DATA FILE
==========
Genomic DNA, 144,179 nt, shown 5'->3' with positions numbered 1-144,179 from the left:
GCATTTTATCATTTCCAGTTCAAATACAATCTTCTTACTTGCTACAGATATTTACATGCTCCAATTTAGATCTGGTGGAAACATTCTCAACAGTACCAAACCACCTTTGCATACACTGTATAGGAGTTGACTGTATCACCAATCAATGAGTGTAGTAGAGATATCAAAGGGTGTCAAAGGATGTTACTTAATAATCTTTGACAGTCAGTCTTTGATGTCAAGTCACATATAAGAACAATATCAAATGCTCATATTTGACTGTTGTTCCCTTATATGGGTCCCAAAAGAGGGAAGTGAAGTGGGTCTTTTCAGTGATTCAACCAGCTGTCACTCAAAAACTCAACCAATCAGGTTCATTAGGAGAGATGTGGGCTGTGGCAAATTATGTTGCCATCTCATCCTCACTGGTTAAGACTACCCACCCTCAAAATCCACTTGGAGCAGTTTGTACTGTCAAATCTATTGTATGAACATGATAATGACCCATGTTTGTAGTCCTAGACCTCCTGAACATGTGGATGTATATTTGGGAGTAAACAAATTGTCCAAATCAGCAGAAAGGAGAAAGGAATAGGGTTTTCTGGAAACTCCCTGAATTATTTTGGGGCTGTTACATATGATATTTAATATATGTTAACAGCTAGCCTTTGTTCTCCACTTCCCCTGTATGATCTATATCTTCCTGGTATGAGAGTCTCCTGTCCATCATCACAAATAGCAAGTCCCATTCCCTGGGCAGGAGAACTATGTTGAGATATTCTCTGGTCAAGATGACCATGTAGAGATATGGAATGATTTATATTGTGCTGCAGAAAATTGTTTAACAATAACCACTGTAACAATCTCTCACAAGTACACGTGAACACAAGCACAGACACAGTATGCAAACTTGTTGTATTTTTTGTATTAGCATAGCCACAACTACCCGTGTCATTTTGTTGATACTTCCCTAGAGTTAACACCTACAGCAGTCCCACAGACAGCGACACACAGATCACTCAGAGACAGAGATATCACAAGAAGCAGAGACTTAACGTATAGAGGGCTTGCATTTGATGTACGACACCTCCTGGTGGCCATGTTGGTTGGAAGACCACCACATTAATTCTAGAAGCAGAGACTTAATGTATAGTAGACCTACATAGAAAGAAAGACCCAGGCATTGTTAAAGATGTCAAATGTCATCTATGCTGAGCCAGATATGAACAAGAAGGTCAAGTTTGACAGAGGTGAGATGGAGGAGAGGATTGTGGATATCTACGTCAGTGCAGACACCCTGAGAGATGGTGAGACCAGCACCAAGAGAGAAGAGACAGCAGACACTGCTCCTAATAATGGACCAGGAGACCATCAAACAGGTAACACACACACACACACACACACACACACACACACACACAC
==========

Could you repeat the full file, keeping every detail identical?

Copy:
Genomic DNA, 144,179 nt, shown 5'->3' with positions numbered 1-144,179 from the left:
GCATTTTATCATTTCCAGTTCAAATACAATCTTCTTACTTGCTACAGATATTTACATGCTCCAATTTAGATCTGGTGGAAACATTCTCAACAGTACCAAACCACCTTTGCATACACTGTATAGGAGTTGACTGTATCACCAATCAATGAGTGTAGTAGAGATATCAAAGGGTGTCAAAGGATGTTACTTAATAATCTTTGACAGTCAGTCTTTGATGTCAAGTCACATATAAGAACAATATCAAATGCTCATATTTGACTGTTGTTCCCTTATATGGGTCCCAAAAGAGGGAAGTGAAGTGGGTCTTTTCAGTGATTCAACCAGCTGTCACTCAAAAACTCAACCAATCAGGTTCATTAGGAGAGATGTGGGCTGTGGCAAATTATGTTGCCATCTCATCCTCACTGGTTAAGACTACCCACCCTCAAAATCCACTTGGAGCAGTTTGTACTGTCAAATCTATTGTATGAACATGATAATGACCCATGTTTGTAGTCCTAGACCTCCTGAACATGTGGATGTATATTTGGGAGTAAACAAATTGTCCAAATCAGCAGAAAGGAGAAAGGAATAGGGTTTTCTGGAAACTCCCTGAATTATTTTGGGGCTGTTACATATGATATTTAATATATGTTAACAGCTAGCCTTTGTTCTCCACTTCCCCTGTATGATCTATATCTTCCTGGTATGAGAGTCTCCTGTCCATCATCACAAATAGCAAGTCCCATTCCCTGGGCAGGAGAACTATGTTGAGATATTCTCTGGTCAAGATGACCATGTAGAGATATGGAATGATTTATATTGTGCTGCAGAAAATTGTTTAACAATAACCACTGTAACAATCTCTCACAAGTACACGTGAACACAAGCACAGACACAGTATGCAAACTTGTTGTATTTTTTGTATTAGCATAGCCACAACTACCCGTGTCATTTTGTTGATACTTCCCTAGAGTTAACACCTACAGCAGTCCCACAGACAGCGACACACAGATCACTCAGAGACAGAGATATCACAAGAAGCAGAGACTTAACGTATAGAGGGCTTGCATTTGATGTACGACACCTCCTGGTGGCCATGTTGGTTGGAAGACCACCACATTAATTCTAGAAGCAGAGACTTAATGTATAGTAGACCTACATAGAAAGAAAGACCCAGGCATTGTTAAAGATGTCAAATGTCATCTATGCTGAGCCAGATATGAACAAGAAGGTCAAGTTTGACAGAGGTGAGATGGAGGAGAGGATTGTGGATATCTACGTCAGTGCAGACACCCTGAGAGATGGTGAGACCAGCACCAAGAGAGAAGAGACAGCAGACACTGCTCCTAATAATGGACCAGGAGACCATCAAACAGGTAACACACACACACACACACACACACACACACACACACACAC